Since publication, and following an independent review, the Scottish Government has announced its intention to formally separate the governance of these charities from the NHS organisations they support, with Health Secretary Humza Yousaf acknowledging: “the current situation puts health boards in a difficult position and open to criticism when making spending decisions on behalf of NHS charities”. Proposed changes will see Health Board trustees precluded from also acting as endowment trustees, severing the formal links between the two organisations. We expect this to entail the final victory of entrepreneurial charitable over state logics in Scotland’s NHS Charity landscape, and a general expansion of fundraising for the NHS in Scotland. While policy debates have focused on legal questions of charity governance, NHS Charities also have more far-reaching risks and possibilities for how the ‘publicness’ of healthcare is enacted in the NHS.

Getting back to the Archives by Gareth Millward

staffordshire record office

As the country begins to open up, so are the nation’s archives. While not every library, county records office, museum or any other form of heritage centre is fully accessible yet, many have been running controlled opening hours for months. I decided to take advantage.

I joined the Border Crossings project in May, working on a project which relies heavily on archival research. My first task has been to investigate Leagues of Hospital Friends. These are charities attached to hospitals which provide money and volunteering services to patients and staff. Many were formed in the earliest years of the NHS, drawing from the voluntary networks that surrounded the pre-1948 hospital system.

A few of these groups have deposited their correspondence, minutes and accounts in county records offices. So, being based in Birmingham I thought: why don’t I take a look at Midlands archives and see what I can find?

Arranging trips has not been impossible, but it has not been as convenient as it was with my last research project (where my archival research conveniently drew to a close in late 2019). My previous work has been heavily based on The National Archives, so having to take small bites out of several local repositories was a new experience for me. Trying to learn how to do so at the (hopefully) tail end of a global pandemic was, in hindsight, sub-optimal. However, I still managed to get a lot of useful material.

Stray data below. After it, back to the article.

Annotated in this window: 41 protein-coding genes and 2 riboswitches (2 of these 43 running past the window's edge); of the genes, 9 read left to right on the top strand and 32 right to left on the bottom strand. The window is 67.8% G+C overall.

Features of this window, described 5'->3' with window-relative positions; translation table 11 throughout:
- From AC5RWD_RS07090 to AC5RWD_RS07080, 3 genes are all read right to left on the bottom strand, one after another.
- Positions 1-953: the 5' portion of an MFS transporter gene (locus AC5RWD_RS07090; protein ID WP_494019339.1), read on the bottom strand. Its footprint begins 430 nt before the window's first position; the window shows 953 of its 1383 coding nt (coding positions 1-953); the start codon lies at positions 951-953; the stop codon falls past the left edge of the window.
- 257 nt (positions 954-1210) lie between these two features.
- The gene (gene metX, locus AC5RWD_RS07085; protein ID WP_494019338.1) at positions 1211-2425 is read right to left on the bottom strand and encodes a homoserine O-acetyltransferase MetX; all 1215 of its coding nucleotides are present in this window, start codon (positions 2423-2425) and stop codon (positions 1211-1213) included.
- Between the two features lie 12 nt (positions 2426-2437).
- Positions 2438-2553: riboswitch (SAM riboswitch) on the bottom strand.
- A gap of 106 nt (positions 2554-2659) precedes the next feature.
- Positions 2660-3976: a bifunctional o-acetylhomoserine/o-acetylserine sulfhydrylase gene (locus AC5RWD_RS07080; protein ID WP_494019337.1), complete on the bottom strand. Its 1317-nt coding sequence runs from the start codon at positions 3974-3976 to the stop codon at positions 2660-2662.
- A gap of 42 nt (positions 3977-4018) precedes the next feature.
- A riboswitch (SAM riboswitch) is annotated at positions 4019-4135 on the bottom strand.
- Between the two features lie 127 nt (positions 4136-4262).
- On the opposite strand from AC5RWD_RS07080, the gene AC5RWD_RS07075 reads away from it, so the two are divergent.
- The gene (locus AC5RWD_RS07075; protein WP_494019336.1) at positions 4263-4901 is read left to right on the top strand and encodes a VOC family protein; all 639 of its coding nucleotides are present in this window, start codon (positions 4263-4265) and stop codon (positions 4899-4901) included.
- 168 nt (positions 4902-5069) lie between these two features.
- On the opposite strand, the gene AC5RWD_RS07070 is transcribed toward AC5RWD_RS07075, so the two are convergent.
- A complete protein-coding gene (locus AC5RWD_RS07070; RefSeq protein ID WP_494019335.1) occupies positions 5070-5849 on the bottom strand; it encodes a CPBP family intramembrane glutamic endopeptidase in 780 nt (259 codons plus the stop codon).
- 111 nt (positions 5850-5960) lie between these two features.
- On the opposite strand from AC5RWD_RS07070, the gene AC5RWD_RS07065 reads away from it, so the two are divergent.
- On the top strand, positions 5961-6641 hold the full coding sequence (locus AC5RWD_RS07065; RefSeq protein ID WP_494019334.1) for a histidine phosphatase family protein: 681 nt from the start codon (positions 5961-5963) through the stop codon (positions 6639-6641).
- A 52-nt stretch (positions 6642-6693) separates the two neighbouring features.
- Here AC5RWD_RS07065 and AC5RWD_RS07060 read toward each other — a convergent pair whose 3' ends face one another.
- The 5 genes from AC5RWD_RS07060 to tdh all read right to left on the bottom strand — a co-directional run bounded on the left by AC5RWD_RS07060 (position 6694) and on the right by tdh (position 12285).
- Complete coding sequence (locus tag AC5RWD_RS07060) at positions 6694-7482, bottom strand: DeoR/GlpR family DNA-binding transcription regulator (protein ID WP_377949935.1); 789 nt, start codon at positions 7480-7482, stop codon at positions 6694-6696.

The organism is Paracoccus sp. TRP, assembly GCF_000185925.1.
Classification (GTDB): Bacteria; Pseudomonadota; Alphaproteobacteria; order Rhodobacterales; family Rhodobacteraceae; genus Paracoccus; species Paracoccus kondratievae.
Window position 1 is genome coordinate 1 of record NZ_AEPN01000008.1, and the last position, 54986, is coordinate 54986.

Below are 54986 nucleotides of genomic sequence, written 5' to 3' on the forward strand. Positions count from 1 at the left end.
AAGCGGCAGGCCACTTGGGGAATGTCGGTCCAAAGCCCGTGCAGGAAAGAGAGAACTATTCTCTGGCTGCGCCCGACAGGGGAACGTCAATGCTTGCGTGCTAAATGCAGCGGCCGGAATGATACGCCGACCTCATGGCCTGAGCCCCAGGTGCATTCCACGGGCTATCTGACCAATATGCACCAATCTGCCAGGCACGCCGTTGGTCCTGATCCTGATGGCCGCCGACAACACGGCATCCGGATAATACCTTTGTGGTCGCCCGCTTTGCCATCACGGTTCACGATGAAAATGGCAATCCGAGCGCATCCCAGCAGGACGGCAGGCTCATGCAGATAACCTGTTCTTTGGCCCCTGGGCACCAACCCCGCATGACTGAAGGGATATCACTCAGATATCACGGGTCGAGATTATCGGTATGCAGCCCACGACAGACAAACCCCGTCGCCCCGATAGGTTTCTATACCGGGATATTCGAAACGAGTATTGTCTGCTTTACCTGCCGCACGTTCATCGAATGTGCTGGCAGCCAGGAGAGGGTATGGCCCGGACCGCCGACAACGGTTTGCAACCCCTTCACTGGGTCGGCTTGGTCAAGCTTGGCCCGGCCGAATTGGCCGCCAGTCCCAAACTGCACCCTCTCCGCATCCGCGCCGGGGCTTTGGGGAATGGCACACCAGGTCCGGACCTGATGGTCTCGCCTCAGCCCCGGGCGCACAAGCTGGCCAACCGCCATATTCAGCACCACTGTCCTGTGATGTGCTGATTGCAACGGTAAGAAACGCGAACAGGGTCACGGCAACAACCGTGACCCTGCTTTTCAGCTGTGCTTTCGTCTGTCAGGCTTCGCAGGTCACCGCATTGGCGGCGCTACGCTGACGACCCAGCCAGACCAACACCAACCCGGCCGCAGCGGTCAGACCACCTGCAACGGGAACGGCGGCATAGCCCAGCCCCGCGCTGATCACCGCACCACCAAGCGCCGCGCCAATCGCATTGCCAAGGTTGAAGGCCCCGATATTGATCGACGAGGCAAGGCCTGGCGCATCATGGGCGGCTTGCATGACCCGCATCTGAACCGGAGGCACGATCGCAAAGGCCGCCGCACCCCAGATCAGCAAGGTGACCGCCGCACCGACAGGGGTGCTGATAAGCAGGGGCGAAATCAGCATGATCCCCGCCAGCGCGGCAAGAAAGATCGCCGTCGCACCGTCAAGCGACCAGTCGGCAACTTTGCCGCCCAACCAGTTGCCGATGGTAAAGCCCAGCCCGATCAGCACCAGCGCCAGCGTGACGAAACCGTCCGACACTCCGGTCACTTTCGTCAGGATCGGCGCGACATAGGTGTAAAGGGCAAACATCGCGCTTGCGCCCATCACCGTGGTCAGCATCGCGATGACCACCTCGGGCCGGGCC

Most archives have been running appointment systems, with limited slots across the week and restrictions on how many people can be in the reading room at any one time. Choosing to research the Midlands allowed me some flexibility – even the furthest archives are only about an hour from Birmingham New Street – but it did require a higher level of co-ordination than normal.

Thankfully, most collections have become more tolerant of allowing photography over recent years. This meant I could use my shorter appointments to furiously click away and get copies of all the material I needed. I could then read it all in detail when I got back home.

So, what did I find? Of course, looking for records of voluntary organisations is always tricky. It is impossible to predict which groups will create usable documents, retain them and then deposit them somewhere publicly accessible. (Yes, they are more likely to be bigger organisations with officers drawn from the professional classes in areas with more wealth, but that’s a “risk factor” – there are plenty of small grassroots organisations in county records offices too! Just check the catalogues.)

Archive box from Warwickshire County Records Office.

That said, I found groups representing a range of hospitals from village ‘mental institutions’, through market town general hospitals, to a large specialist children’s hospital. The material showed the commonalities – almost every group had a fete or fair of some kind – and the differences in how Friends raised money, spent their surpluses and volunteered their time for the benefit of patients and staff.Archive box from Warwickshire County Records Office.It was also fascinating to see the celebrities who were involved. For example, records show Warwick’s League of Friends was delighted when it was asked to organise a fete in 1964 so that the crew of ATV’s Emergency Ward 10 could record footage of a typical hospital scene. The excitement shown by the committee showed how popular the show was in the 1960s – but perhaps just as importantly, it showed that Leagues were such a fixture in British hospital life that ATV were compelled to include it in their programme.

I became even more engrossed in the papers of the Friends of Weston Hospital – an institution for people with learning disabilities in a village outside Kenilworth. It shut in the mid-1990s, but the Friends archives offer remarkable insights into how a voluntary organisation of this type wound down when the target of their philanthropic endeavours closed.

In any case, despite their relatively small membership, they too liked a good celeb. Norman Painting – Phil Archer to those who tuned in every week to The Archers – opened the 1978 Christmas Fair. But sadly, despite their best efforts they were not able to secure the services of the PG Tips chimpanzees in 1975. The handler at Twycross Zoo said they had grown too big.

That is, the chimps were now too large to perform – not that they had gone Hollywood and refused to do appearances they thought were beneath them.

The research is ongoing. I still have to visit a few more records offices before my collection of West Midlands archives’ photograph passes is complete. However, it is heartening to know that archival research is again possible – and what we can find is just as interesting now as it has ever been.